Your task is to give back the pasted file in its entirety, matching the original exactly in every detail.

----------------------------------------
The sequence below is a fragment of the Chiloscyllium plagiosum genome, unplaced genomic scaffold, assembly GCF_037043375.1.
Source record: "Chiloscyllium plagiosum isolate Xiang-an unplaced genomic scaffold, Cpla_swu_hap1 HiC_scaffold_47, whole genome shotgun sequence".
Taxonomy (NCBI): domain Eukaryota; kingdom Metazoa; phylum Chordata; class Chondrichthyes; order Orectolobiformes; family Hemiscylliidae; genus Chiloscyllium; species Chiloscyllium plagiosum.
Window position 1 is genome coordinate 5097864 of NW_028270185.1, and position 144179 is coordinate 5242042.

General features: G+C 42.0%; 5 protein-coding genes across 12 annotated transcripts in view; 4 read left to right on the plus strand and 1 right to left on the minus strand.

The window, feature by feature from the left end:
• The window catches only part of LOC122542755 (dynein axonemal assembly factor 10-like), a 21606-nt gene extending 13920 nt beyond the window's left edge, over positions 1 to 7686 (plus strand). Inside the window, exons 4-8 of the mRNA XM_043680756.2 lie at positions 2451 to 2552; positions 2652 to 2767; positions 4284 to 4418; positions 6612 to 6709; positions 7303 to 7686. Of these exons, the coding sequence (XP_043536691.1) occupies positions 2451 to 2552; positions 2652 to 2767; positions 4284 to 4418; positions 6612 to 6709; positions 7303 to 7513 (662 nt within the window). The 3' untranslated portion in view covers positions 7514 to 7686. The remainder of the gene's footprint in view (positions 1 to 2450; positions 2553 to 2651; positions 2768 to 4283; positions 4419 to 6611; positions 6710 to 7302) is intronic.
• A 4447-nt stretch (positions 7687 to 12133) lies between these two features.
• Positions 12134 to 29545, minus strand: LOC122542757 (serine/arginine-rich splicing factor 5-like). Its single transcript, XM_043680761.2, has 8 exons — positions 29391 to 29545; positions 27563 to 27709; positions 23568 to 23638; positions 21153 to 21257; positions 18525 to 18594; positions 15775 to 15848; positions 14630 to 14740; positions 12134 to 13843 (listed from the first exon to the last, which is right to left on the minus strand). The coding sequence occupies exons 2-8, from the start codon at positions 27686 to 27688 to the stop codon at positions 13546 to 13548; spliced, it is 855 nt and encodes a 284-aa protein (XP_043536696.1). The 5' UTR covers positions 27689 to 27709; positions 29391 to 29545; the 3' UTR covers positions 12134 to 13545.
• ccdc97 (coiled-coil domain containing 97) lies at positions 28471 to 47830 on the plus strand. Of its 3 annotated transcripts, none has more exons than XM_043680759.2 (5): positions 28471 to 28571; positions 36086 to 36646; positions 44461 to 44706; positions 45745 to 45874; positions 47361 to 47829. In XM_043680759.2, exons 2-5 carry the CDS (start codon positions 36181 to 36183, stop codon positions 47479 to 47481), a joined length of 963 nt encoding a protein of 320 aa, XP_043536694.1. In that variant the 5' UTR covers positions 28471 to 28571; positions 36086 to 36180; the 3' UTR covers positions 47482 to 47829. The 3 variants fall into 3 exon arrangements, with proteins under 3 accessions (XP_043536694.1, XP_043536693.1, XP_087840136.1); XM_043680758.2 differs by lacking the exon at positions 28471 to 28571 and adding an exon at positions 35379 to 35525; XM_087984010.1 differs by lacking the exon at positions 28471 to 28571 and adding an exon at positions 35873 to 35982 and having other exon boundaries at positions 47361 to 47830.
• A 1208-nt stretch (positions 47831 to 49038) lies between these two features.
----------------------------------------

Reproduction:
The sequence below is a fragment of the Chiloscyllium plagiosum genome, unplaced genomic scaffold, assembly GCF_037043375.1.
Source record: "Chiloscyllium plagiosum isolate Xiang-an unplaced genomic scaffold, Cpla_swu_hap1 HiC_scaffold_47, whole genome shotgun sequence".
Taxonomy (NCBI): domain Eukaryota; kingdom Metazoa; phylum Chordata; class Chondrichthyes; order Orectolobiformes; family Hemiscylliidae; genus Chiloscyllium; species Chiloscyllium plagiosum.
Window position 1 is genome coordinate 5097864 of NW_028270185.1, and position 144179 is coordinate 5242042.

General features: G+C 42.0%; 5 protein-coding genes across 12 annotated transcripts in view; 4 read left to right on the plus strand and 1 right to left on the minus strand.

The window, feature by feature from the left end:
• The window catches only part of LOC122542755 (dynein axonemal assembly factor 10-like), a 21606-nt gene extending 13920 nt beyond the window's left edge, over positions 1 to 7686 (plus strand). Inside the window, exons 4-8 of the mRNA XM_043680756.2 lie at positions 2451 to 2552; positions 2652 to 2767; positions 4284 to 4418; positions 6612 to 6709; positions 7303 to 7686. Of these exons, the coding sequence (XP_043536691.1) occupies positions 2451 to 2552; positions 2652 to 2767; positions 4284 to 4418; positions 6612 to 6709; positions 7303 to 7513 (662 nt within the window). The 3' untranslated portion in view covers positions 7514 to 7686. The remainder of the gene's footprint in view (positions 1 to 2450; positions 2553 to 2651; positions 2768 to 4283; positions 4419 to 6611; positions 6710 to 7302) is intronic.
• A 4447-nt stretch (positions 7687 to 12133) lies between these two features.
• Positions 12134 to 29545, minus strand: LOC122542757 (serine/arginine-rich splicing factor 5-like). Its single transcript, XM_043680761.2, has 8 exons — positions 29391 to 29545; positions 27563 to 27709; positions 23568 to 23638; positions 21153 to 21257; positions 18525 to 18594; positions 15775 to 15848; positions 14630 to 14740; positions 12134 to 13843 (listed from the first exon to the last, which is right to left on the minus strand). The coding sequence occupies exons 2-8, from the start codon at positions 27686 to 27688 to the stop codon at positions 13546 to 13548; spliced, it is 855 nt and encodes a 284-aa protein (XP_043536696.1). The 5' UTR covers positions 27689 to 27709; positions 29391 to 29545; the 3' UTR covers positions 12134 to 13545.
• ccdc97 (coiled-coil domain containing 97) lies at positions 28471 to 47830 on the plus strand. Of its 3 annotated transcripts, none has more exons than XM_043680759.2 (5): positions 28471 to 28571; positions 36086 to 36646; positions 44461 to 44706; positions 45745 to 45874; positions 47361 to 47829. In XM_043680759.2, exons 2-5 carry the CDS (start codon positions 36181 to 36183, stop codon positions 47479 to 47481), a joined length of 963 nt encoding a protein of 320 aa, XP_043536694.1. In that variant the 5' UTR covers positions 28471 to 28571; positions 36086 to 36180; the 3' UTR covers positions 47482 to 47829. The 3 variants fall into 3 exon arrangements, with proteins under 3 accessions (XP_043536694.1, XP_043536693.1, XP_087840136.1); XM_043680758.2 differs by lacking the exon at positions 28471 to 28571 and adding an exon at positions 35379 to 35525; XM_087984010.1 differs by lacking the exon at positions 28471 to 28571 and adding an exon at positions 35873 to 35982 and having other exon boundaries at positions 47361 to 47830.
• A 1208-nt stretch (positions 47831 to 49038) lies between these two features.